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Celestial Harmonies
US $15

Im 7. und 8. Jahrhundert gelangte der Buddhismus von Indien nach Tibet und vermischte sich dort mit der schamanischen Bön-Tradition. Sie ist bis heute lebendig: In den Maskentänzen, in magischen Ritualen oder wenn der Dalai Lama ein in Trance versetztes Orakel befragt. Während die Volksmusik immer wieder aus dem benachbarten China inspiriert wurde, ist die zeremonielle Musik der Mönche über die Jahrhunderte bis in unsere Zeit unverändert und eigenständig geblieben. Die Texte der mantrischen Gesänge sind meist Übersetzungen aus dem Sanskrit, die Art des Vortrags und die Instrumente dagegen unverkennbar tibetisch. Nach der chinesische Besetzung Tibets flohen mit dem Dalai Lama viele Lamas (tibetisch für guru, spiritueller Lehrer) zunächst nach Dharamsala, Nordindien und machten bald darauf den tibetischen Buddhismus (inklusive der einzigartigen Musik) in Europa und in den USA bekannt. Filme wie Little Buddha, Sieben Jahre in Tibet oder Kundun folgten - nicht zuletzt dank des unermüdlichen Einsatzes und der Popularität des Dalai Lama.

Als Ergänzung zu den folgenden Aufnahmen, die Produzent David Parsons im Dip Tse Chok Ling Kloster in Dharamsala machte, seien seine eigenen Ambient-CDs Himalaya, Tibetan Plateau, Yatra, Dorje Ling und Parikrama empfohlen.

Die Mönche widmen diese Aufnahme dem 14. Dalai Lama zu seinem 60. Geburtstag und ihrem Lama Tashi Gyaltsen, der das Kloster leitet. Gesungene Gebete mit den rituellen Musikinstrumenten. Die Essenz des tibetischen Buddhismus. Ästhetisches Begleitheft mit Farbfotos.

the project

The Sacred Ceremonies series began in 1989, by recording artist David Parsons, when he traveled to Dharamsala, India to experience the mystical sounds of Tibetan ritual music. He was received by the Dip Tse Chok Ling Monastery School and given permission to incorporate his DAT recordings of their rituals into his 1990 album of original music, Yatra (18072). In return for the monks' kindness, Parsons decided to release selected Dip Tse Chok Ling ceremonial performances in their original state. The results were first released in 1990 on Sacred Ceremonies: Ritual Music of Tibetan Buddhism (17074).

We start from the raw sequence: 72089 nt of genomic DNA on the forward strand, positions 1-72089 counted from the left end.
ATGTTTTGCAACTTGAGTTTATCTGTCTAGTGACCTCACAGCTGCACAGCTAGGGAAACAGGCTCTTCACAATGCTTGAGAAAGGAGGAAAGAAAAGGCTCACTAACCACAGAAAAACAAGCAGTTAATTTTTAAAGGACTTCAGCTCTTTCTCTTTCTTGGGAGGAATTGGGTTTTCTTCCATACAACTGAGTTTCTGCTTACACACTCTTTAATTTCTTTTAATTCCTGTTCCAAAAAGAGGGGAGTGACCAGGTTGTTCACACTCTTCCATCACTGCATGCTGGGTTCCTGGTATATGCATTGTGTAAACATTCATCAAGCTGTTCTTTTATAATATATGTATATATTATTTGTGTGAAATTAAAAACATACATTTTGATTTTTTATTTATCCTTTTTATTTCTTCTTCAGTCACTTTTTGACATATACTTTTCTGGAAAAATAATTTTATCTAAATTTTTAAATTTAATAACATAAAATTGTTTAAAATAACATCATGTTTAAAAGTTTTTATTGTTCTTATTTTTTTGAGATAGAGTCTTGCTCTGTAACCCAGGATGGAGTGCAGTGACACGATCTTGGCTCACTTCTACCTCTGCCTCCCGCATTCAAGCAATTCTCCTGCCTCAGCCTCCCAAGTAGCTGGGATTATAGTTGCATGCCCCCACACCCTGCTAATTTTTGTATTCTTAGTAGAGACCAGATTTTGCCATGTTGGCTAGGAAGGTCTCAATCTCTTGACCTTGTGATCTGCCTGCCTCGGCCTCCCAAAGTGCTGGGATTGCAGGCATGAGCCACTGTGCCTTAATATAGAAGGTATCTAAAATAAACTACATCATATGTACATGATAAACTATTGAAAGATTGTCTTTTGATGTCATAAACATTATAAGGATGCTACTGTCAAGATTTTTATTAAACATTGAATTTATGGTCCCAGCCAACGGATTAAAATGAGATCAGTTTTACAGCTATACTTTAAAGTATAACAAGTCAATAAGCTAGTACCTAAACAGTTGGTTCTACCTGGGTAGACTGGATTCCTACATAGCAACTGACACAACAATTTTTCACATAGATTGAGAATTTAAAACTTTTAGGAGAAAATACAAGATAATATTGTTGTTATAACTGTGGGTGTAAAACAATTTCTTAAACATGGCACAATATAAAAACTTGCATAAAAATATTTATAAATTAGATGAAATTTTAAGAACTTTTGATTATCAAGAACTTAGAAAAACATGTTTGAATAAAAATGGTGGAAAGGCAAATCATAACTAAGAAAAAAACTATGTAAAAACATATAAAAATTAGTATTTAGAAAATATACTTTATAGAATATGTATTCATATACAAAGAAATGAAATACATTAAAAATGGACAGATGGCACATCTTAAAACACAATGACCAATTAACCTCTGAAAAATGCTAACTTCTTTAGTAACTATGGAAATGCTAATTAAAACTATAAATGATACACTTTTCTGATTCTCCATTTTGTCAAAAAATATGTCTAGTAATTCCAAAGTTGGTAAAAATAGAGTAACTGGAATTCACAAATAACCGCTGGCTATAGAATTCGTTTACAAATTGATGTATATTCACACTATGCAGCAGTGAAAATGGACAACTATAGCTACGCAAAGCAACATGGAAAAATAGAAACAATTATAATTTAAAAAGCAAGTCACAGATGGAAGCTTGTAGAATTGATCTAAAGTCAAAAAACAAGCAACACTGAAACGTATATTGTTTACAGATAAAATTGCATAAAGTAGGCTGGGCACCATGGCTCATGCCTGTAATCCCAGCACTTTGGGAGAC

When Parsons returned to Dharamsala in 1990 as part of a documentary film crew, he found that the Dip Tse Chok Ling monks had been practicing for another album. He was amazed at the difference between the two recording sessions. "The first time, they didn't understand why anyone would want to listen to what they did," Parsons recalls. "I also had to explain a lot about the recording techniques, and we had to keep rearranging the instruments to get a nice stereo image. It took three months to get the right recording. This time, the monks didn't need to be told anything. They set up completely by themselves. I just went down there, turned on the DAT and recorded Sacred Ceremonies 2 (17079) in a couple of hours."

And so, this new tradition of recording the ancient ceremonial sounds of Tibetan Buddhism continues. In their third album, Sacred Ceremonies 3, the monks of Dip Tse Chok Ling selected prayers to honor the memory of Lama Tashi Gyaltsen, founder of the present day monastery, and the Dalai Lama, in celebration of his 60th birthday. They also honor and dedicate this volume to all Tibetan people.

the artists

The Dip Tse Chok Ling Monastery was founded in 18th century Tibet by the Venerable Yongzin Yeshi Gyaltsen, tutor to the eighth Dalai Lama. The lineage of the monastery continued until 1959, when Tibet suffered the devastating Lhasa uprising. Together with over 3,000 other practicing monasteries, Dip Tse Chok Ling was razed to the ground. Fortunately, its inmates managed to salvage many religious artifacts and documents, and escape with them to Nepal. In 1976, the Dip Tse Chok Ling Monastery was reestablished in Dharamsala, India, by Lama Tashi, and construction began in 1984 on the present day monastery. Lama Tashi lived the remainder of his life there, rebuilding and reestablishing the old way of life. Since his passing in 1992, a stupa (memorial) has been built next to the temple. Today, the monastery continues to house numerous monks and students.

Producer David Parsons has explored and field recorded in many remote and war–torn areas of the globe, producing traditional and lost arts music. These series include the critically acclaimed The Music of Vietnam (19903), voted one of the top ten albums for 1995 by The New York Times,The Music of Cambodia (19902), The Music of Armenia (19909) and The Music of Islam (19907)

tracklist

1 Ten Tha (Lile Clouds) 9'50"
2 Dham-Chen Choegyal (Kala-Rupa) 31'48"
3 Netan Chudur's (16 Arahat Prayers) 21'57"
4 Parchen Tru's 6'28
  Total Time: 70'31"